Looking back at the last eight and a half months I have spent as a Students of the World intern and Social Media Coordinator for the UT team, one theme sticks out—progress.


After finding out we had been accepted as interns (which for me, was followed by literal screaming and bouncing around the house), the UT team started out our spring semester working with Kids in a New Groove, an Austin-based nonprofit organization that provides free music lessons to foster youth.  We met and heard the stories of some of the children involved in the program and then created short films, photo stories, articles, graphics, and social media strategies to highlight and promote the progress being made by KING in Central Texas.  Through this project we also made progress getting to know each other and working as a team.

Then we found out that we would be working with Livestrong’s Anti-Stigma Campaign for our big summer project.  After months of preparation and fundraising, we traveled to four cities in Mexico to document the progress this campaign is making to improve the quality of life for cancer survivors by raising awareness and reducing the stigma associated with cancer.

Then we flew to Shanghai, China to get a feel for the current cancer climate and to document the space where progress is going to take place, as Livestrong prepares to bring the Anti-Stigma campaign to the East.

In the midst of working to document all of this progress, I began to see progress within myself.

I saw professional progress as I learned to hold a reflector, set up studio lighting, and keep up with social media in a country that doesn’t allow Facebook.  I learned how to work professionally with a group of young people who all sleep on bunk beds in one room.  I saw educational progress as I learned how prevalent cervical cancer is in Yucatan and stomach cancer is in China and how disease is perceived around the world.  I realized how much of a luxury potable tap water still is around the world.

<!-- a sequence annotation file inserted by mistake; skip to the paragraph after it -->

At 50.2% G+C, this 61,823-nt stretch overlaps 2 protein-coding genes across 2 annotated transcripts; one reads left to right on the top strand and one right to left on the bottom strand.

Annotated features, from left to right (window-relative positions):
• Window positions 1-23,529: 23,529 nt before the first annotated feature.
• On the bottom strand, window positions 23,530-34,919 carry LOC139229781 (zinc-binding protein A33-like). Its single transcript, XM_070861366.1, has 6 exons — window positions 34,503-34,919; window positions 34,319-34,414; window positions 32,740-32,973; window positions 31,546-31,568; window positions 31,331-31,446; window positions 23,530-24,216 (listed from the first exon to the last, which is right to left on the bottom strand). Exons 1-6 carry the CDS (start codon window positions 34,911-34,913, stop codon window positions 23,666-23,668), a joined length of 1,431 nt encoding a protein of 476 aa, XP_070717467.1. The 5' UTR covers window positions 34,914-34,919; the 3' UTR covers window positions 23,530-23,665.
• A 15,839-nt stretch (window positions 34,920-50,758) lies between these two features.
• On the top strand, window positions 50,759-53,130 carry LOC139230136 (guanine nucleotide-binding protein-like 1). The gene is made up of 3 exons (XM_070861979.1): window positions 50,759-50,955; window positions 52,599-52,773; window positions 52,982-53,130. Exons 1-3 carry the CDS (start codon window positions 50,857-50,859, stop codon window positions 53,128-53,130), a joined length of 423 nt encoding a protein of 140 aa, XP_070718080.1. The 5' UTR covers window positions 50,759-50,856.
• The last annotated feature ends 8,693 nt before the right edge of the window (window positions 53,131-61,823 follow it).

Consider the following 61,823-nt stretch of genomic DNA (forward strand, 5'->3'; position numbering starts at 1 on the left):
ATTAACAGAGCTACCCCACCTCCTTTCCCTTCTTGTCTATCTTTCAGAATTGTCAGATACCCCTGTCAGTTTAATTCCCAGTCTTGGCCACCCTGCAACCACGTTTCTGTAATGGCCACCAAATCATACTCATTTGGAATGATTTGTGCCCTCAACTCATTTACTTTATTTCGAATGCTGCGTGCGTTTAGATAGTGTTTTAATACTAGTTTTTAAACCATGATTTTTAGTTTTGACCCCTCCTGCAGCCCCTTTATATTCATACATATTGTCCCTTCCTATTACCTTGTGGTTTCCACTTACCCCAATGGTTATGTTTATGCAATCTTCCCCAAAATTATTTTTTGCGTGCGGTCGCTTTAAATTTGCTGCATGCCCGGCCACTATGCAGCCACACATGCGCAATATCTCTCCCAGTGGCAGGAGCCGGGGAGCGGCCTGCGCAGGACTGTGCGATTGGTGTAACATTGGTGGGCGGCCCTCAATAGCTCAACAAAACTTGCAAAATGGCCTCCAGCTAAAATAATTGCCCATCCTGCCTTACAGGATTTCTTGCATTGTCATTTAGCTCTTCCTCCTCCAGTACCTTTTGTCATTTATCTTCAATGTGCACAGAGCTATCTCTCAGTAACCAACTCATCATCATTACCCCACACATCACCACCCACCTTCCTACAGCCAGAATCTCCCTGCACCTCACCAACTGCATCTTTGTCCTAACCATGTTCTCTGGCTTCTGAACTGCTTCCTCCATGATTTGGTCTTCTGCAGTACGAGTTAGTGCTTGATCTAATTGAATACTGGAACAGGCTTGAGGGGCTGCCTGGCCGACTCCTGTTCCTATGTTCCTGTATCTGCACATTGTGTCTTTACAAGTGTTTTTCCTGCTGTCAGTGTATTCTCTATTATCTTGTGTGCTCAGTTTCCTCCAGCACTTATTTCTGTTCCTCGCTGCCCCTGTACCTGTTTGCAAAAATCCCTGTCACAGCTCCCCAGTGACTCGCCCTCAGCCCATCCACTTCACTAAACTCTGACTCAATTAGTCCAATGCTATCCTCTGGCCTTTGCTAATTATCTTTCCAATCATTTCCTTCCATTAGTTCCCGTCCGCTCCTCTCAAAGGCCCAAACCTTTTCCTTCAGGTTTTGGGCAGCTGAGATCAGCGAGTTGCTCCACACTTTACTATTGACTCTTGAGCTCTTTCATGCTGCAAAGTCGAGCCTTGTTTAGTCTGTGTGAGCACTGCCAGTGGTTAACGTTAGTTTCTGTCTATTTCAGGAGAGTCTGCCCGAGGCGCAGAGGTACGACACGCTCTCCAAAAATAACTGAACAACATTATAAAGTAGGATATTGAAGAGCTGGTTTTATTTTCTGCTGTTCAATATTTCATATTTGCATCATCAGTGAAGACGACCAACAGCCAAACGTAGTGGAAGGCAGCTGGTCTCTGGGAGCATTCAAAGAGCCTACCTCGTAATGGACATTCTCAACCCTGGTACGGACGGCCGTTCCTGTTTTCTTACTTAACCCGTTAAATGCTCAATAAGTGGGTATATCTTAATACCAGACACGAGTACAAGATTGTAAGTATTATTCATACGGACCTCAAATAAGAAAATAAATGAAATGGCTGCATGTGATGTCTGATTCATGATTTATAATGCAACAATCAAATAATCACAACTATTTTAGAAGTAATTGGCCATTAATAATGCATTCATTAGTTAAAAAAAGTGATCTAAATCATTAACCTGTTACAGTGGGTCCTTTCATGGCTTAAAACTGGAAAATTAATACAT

Then we came back to Austin, Texas for postproduction.  We spent 9-5 together in the office every day and then went back to the housing co-op we lived in at night.  I watched as the rest of the team made progress on their creative deliverables and documented the progressing friendships within the office.  (The 24 interns I have shared office and living spaces with over the last six weeks are a group of amazing individuals.  Even once everyone goes home, I am confident the friendships created in post production will continue to progress.)

I also continued to progress professionally and educationally.  I learned how to edit audio and video with Final Cut Pro and Soundtrack Pro.  I learned to choose a typeface and what it means to adjust the tracking when designing a layout.  I learned how to plan a large-scale fundraising event and how to network at one. I learned how to arrange for guest speakers to come by the office and how much fun it is to collaborate with Ora, the UNC social media coordinator.


Out of this experience, the most important progress I have seen has been a reflection of the progress we documented.

My father and grandmother lost their battles with cancer and another grandmother and grandfather survived theirs.  Watching the struggles of these family members placed a dark spot over the concept of cancer in my mind.  I preferred not to think about or discuss it, because that meant remembering the pain I watched and experienced. I had a personal stigma against cancer that kept me from sharing my experiences or joining the important fight against it.

This project went miles in erasing that stigma from my mind.  I spent a month in developing countries, talking to people who had overcome being ostracized by stigma and realizing how important it is to share our experiences, even when they are difficult ones.  After experiencing the humility and hospitality of these people, the topic of cancer is lighter in my mind now and, fourteen years after my first brush with cancer, my grandmother’s diagnosis, I feel ready and willing to talk about my experiences and fight to prevent them from happening to others.


I am so grateful to have found an internship and opportunity such as this one, which produced so much progress for everyone involved.  Thank you again to Students of the World, Comparte Tu Historia, Livestrong, and the UT 2012 Team.  Every moment of this experience has been a valuable piece of progress.

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